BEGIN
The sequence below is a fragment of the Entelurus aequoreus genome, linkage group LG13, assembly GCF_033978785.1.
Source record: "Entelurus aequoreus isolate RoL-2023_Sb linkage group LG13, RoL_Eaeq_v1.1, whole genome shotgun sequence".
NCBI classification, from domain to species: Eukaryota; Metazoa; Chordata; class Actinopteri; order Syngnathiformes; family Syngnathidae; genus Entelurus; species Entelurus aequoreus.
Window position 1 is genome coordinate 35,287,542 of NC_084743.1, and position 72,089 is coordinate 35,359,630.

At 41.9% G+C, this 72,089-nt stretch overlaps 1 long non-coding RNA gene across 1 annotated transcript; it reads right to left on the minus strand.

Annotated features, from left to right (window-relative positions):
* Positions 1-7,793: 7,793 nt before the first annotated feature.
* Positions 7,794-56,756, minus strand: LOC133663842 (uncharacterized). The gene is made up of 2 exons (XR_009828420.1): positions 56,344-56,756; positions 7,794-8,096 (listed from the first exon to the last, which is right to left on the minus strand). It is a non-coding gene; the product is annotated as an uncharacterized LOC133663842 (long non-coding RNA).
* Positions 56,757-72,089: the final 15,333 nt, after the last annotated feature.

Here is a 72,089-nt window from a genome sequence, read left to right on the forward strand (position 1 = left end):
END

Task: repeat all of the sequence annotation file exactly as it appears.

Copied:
The sequence below is a fragment of the Entelurus aequoreus genome, linkage group LG13, assembly GCF_033978785.1.
Source record: "Entelurus aequoreus isolate RoL-2023_Sb linkage group LG13, RoL_Eaeq_v1.1, whole genome shotgun sequence".
NCBI classification, from domain to species: Eukaryota; Metazoa; Chordata; class Actinopteri; order Syngnathiformes; family Syngnathidae; genus Entelurus; species Entelurus aequoreus.
Window position 1 is genome coordinate 35,287,542 of NC_084743.1, and position 72,089 is coordinate 35,359,630.

At 41.9% G+C, this 72,089-nt stretch overlaps 1 long non-coding RNA gene across 1 annotated transcript; it reads right to left on the minus strand.

Annotated features, from left to right (window-relative positions):
* Positions 1-7,793: 7,793 nt before the first annotated feature.
* Positions 7,794-56,756, minus strand: LOC133663842 (uncharacterized). The gene is made up of 2 exons (XR_009828420.1): positions 56,344-56,756; positions 7,794-8,096 (listed from the first exon to the last, which is right to left on the minus strand). It is a non-coding gene; the product is annotated as an uncharacterized LOC133663842 (long non-coding RNA).
* Positions 56,757-72,089: the final 15,333 nt, after the last annotated feature.

Here is a 72,089-nt window from a genome sequence, read left to right on the forward strand (position 1 = left end):